“EPA’s use of cost-effective advanced chemical screening techniques has transformed this country’s knowledge of the safety of almost 2,000 chemicals currently in use,” said Lek Kadeli, acting assistant administrator for EPA’s Office of Research and Development. “[This] release marks an important milestone in communicating and improving our understanding of the impact chemicals have on human health and the environment.
Along with announcing the availability of data on these chemicals of concern, the Environmental Protection Agency has announced the ToxCast Data Challenges, a series of challenges inviting the science and technology community to help provide solutions for how new chemical screening data can be used to predict potential health effects. Challenge winners will receive awards for their innovative research ideas.
The data were gathered through advanced techniques, including robotics and high-throughput screening, as part of an ongoing federal collaboration to improve chemical screening. The collaboration, Toxicity Testing in the 21st Century (Tox21), is comprised of the EPA, the National Institutes of Environmental Health Sciences/National Toxicology Program, National Center for Advancing Translational Sciences and the Food and Drug Administration.
“Making these data publicly available will help researchers across disciplines to better identify hazardous chemicals,” said Raymond Tice, Ph.D., who heads the Biomolecular Screening Branch at the National Institute of Environmental Health Sciences (NIEHS), part of NIH. “We are pleased to be a partner in these collaborative efforts and look forward to further enhancing the amount of Tox21 data available to the public.”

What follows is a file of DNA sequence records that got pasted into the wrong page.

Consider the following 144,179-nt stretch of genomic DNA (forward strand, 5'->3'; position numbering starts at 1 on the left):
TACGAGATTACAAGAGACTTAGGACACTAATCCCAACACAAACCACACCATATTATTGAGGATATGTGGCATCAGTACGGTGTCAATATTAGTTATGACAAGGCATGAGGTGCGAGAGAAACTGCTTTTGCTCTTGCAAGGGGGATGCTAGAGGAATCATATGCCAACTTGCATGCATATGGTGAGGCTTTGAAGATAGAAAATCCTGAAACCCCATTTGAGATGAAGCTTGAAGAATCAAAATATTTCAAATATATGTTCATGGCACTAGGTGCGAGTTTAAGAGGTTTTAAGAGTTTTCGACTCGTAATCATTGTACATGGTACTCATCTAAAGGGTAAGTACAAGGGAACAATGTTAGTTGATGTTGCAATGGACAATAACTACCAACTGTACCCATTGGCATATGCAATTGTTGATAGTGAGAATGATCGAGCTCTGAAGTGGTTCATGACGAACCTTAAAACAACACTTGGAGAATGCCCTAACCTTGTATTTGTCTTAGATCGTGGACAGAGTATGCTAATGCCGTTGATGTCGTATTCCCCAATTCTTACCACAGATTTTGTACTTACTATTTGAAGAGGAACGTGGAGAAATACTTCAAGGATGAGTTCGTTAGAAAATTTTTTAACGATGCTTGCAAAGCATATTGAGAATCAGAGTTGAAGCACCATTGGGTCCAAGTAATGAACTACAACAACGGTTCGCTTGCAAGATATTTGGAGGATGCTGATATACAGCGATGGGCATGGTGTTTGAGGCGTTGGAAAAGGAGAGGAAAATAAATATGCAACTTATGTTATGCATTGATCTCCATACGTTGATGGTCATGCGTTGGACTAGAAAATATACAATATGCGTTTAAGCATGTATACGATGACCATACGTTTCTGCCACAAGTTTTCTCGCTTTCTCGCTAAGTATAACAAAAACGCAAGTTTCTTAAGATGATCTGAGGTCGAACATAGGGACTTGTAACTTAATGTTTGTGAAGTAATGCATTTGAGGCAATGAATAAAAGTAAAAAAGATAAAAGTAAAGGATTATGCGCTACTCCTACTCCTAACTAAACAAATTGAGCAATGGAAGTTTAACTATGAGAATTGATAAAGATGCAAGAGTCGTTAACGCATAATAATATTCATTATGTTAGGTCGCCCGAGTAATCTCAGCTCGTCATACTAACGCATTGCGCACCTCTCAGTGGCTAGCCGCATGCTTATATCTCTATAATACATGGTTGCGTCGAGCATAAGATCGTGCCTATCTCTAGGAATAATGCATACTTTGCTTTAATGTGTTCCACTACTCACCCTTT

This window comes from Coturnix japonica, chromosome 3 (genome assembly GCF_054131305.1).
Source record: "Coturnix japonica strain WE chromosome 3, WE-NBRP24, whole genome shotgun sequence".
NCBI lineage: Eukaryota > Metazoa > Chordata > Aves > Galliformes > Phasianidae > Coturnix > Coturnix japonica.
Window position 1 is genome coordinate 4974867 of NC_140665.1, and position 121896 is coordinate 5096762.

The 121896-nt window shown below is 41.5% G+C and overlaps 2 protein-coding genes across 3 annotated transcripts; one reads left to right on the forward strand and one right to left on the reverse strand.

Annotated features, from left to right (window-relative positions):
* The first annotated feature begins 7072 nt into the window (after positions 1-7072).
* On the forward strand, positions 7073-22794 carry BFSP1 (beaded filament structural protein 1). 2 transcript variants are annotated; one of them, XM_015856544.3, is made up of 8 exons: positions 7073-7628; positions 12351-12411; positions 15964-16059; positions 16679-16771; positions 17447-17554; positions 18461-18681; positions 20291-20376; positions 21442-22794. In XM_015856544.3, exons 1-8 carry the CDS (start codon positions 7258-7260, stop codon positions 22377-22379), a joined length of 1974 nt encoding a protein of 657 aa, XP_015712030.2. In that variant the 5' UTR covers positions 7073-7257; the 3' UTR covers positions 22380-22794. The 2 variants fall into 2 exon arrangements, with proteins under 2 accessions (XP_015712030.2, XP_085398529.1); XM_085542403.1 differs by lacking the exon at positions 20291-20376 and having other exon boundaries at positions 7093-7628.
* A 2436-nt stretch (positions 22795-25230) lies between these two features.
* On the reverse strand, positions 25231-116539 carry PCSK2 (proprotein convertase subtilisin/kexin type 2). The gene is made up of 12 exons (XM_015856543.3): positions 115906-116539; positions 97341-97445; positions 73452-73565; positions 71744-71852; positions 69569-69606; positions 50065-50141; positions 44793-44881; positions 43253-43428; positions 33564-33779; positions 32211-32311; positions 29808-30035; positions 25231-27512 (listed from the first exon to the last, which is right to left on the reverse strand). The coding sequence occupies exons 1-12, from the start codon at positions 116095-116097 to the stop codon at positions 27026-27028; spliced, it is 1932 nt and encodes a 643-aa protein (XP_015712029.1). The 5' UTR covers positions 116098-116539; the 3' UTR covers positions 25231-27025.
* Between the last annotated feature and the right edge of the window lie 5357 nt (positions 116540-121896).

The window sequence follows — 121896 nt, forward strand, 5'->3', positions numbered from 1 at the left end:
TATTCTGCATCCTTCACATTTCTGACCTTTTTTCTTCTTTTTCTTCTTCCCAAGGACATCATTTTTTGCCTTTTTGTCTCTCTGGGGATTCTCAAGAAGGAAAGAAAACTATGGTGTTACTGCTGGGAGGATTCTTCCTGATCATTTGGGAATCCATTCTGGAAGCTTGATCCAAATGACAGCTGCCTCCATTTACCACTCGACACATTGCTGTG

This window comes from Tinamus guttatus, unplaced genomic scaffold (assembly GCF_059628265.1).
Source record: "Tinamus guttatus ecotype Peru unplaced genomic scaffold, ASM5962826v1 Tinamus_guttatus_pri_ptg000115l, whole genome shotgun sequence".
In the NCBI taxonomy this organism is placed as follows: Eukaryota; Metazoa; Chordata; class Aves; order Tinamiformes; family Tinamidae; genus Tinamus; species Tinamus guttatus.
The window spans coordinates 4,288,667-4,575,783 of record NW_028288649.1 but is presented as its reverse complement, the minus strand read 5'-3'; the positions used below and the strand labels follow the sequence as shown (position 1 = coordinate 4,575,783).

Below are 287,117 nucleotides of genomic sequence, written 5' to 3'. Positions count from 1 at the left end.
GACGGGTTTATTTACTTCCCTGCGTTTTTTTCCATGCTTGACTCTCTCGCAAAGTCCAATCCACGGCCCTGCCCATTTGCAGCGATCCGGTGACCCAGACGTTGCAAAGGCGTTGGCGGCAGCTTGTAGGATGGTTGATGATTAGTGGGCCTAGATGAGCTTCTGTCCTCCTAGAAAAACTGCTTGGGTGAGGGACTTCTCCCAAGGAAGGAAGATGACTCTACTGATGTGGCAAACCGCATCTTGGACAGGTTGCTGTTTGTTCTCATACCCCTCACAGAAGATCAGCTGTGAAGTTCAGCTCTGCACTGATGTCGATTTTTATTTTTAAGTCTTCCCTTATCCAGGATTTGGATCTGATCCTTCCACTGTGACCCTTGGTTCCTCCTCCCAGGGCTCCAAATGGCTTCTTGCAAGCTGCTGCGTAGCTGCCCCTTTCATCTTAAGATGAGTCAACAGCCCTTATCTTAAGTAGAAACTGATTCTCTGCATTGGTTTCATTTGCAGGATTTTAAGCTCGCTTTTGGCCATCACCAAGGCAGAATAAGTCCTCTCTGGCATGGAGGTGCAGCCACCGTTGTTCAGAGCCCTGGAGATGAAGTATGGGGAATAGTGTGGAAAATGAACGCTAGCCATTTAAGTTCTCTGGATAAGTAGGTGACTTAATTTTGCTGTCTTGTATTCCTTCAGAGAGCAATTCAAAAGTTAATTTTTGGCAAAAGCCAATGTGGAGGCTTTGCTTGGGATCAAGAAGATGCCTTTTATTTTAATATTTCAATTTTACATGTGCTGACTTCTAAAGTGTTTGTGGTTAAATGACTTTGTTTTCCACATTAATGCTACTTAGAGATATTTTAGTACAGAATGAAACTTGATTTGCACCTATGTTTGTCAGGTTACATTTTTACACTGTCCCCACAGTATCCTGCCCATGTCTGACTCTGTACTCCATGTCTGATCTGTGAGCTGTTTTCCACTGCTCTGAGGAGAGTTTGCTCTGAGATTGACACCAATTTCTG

The EPA says only a fraction of chemicals in use in the U.S. have been adequately assessed for potential risk. This information is useful for prioritizing chemicals for potential risk, as well as predicting whether chemical exposures could lead to adverse health effects.
Though California recently adopted groundbreaking regulations promising safer consumer products, in the absence of a stronger federal chemicals policy, a number of consumer products companies have taken it upon themselves to establish guidelines and goals around the phase-out of hazardous chemicals from their supply chains. Seventh Generation requires all ingredients to pass a review of health and environmental safety concerns, conducting independent, third-party laboratories to screen its products annually for chemicals of concern; and Nike, Levi Strauss, H&M and several other members of the Zero Discharge of Hazardous Chemicals Group have committed to publishing a list of chemicals targeted for phase out or research by 2015 as part of a plan to eliminate hazardous chemicals from their supply chains by 2020.